Thursday, August 28th 2015. BMG: General elections loom on the horizon in the near future as a certainty, as the United Democratic Party (UDP) look to secure a third consecutive term against a visibly vulnerable People’s United Party (PUP), but less certain is the status of the PetroCaribe program and in the longer-term, Belize’s economy.
Elections are rumored to be called late this year or early next year but regardless of who emerges as the next administration, the government will need to consider several factors moving forward.
The stability of Venezuela’s PetroCaribe program becomes less secure as that country plunges deeper and deeper into economic crisis. Despite the Venezuelan government’s continued guarantees that PetroCaribe will remain functional no matter what, economic analysts, including those from the International Monetary Fund (IMF), have predicted that the country cannot sustain the program and will, at some point, need to abort the program.
PetroCaribe, of course, is the program engineered by former Venezuelan President Hugo Chavez. Virtually all Caribbean nations and some Latin American nations participate in the program, which sees Venezuela ship petroleum to partner countries at preferential rates and allows access to financing to be re-paid at one-percent interest over a 25-year period.
The global fall in the price of oil has had devastating effects on Venezuela’s economy, more than 90 percent of which is based on oil exports. The fall in oil prices is due largely to bigger oil producing countries competing with North American shale oil producers. Most recently the price of oil has fallen to below US $40 per barrel, prices not seen in several decades. Economic experts have estimated that for Venezuela to comfortably meet all its debt obligations, the country needs the price of oil to sell for over US $100 per barrel, however, given the fact that the Organization of Petroleum Exporting Countries (OPEC) is trying to drive shale out of business, that doesn’t seem likely in the immediate future.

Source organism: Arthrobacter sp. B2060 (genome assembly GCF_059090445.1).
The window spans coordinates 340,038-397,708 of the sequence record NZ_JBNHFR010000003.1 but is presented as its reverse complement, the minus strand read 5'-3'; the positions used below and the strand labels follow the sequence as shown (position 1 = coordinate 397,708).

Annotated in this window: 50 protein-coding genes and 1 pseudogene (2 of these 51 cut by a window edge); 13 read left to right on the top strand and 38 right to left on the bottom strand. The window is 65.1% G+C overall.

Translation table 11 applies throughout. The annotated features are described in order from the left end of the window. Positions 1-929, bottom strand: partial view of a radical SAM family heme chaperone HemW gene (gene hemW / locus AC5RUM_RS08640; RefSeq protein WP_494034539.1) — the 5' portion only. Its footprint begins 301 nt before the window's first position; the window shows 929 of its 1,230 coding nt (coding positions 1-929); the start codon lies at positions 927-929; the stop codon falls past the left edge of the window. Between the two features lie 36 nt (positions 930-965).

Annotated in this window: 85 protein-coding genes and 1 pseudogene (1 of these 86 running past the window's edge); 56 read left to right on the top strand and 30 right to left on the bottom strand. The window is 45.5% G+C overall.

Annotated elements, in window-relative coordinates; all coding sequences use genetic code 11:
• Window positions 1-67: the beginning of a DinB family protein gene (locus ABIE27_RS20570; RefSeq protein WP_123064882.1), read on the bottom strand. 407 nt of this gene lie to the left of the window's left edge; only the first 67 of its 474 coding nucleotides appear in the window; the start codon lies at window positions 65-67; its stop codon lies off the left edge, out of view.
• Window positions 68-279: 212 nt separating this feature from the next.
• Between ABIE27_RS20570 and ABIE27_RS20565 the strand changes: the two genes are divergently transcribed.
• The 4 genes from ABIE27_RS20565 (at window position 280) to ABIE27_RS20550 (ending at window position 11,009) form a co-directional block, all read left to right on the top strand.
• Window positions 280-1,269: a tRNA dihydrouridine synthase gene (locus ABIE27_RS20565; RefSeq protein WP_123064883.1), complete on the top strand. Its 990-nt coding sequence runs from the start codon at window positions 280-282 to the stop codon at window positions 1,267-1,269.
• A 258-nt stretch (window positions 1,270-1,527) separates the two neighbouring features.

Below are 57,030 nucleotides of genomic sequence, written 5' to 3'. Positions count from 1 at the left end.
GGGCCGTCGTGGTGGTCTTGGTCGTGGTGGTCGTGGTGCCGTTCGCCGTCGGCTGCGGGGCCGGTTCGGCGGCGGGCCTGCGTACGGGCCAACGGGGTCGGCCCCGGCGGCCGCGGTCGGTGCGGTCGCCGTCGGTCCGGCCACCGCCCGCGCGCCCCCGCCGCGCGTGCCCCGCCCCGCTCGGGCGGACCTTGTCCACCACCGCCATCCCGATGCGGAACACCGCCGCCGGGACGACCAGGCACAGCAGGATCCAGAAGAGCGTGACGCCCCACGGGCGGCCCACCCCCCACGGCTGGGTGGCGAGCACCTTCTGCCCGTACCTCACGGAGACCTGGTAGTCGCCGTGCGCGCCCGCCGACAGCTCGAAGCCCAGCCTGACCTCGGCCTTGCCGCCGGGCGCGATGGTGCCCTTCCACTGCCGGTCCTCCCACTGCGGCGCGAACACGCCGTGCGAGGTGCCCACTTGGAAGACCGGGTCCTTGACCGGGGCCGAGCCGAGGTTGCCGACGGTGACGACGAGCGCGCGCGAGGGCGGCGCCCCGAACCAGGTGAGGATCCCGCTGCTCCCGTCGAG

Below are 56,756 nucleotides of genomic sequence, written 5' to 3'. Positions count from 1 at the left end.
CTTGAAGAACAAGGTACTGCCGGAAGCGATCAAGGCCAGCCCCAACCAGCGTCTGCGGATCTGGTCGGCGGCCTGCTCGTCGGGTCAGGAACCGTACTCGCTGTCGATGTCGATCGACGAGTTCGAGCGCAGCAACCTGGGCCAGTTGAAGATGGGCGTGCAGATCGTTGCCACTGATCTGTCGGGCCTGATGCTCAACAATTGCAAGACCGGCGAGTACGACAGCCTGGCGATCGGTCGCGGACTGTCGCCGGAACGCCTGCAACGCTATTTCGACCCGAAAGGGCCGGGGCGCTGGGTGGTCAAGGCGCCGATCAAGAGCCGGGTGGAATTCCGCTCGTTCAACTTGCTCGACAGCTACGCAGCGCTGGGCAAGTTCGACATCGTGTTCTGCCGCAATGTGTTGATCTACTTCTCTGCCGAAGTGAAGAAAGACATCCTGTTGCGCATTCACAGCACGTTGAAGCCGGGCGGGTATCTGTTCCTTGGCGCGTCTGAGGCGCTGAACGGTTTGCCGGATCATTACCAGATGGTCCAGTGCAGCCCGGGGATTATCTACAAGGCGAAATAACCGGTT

Also of note is that Venezuela’s long-standing territorial claim over Guyana has intensified since Exxon Mobile announced a significant oil find in a portion of Guyana’s maritime territory said to be valued at an estimated US $40 billion. Just last week Prime Minister Dean Barrow announced Belize’s solidarity with Guyana over Venezuela in the matter. There is no indication that Venezuela may withdraw support for Belize over the stance but in Guyana, Venezuela has already called back their ambassador and started talks of ending the PetroCaribe arrangement with that country, leaving them looking for alternatives.
Elections scheduled for December 6th in Venezuela could also bring about a regime change in that country and there is no guarantee that any future government, especially one opposed to the views of current President Nicolas Maduro, would continue the PetroCaribe program.
Belize, over the last few years, has depended so heavily on finances from the program to balance the yearly budget, that some critics believe that should the program end, the country wouldn’t be able bridge those gaps. PetroCaribe has financed everything from street infrastructure, to family days, Christmas and Mothers Day cheer but very little has been dedicated to industry development.
After a meeting with the Prime Minister several months ago the National Trade Union Congress of Belize (NTUCB) expressed concern that the PM had told them the government isn’t thinking about repaying the loan because they have several years to figure it out.
The Prime Minister has also been nonchalant when asked about numerous reports from credible financial institutions, which say that Belize’s economy is on the verge of crisis as the national debt, which is in the $2.3 billion range, continues to grow as government borrows more and more money.
Surely, there is no clear solution to the economic problems facing Belize but investing in and developing industries to boost Belize’s export sector is something many believe PetroCaribe funds should be spent on.
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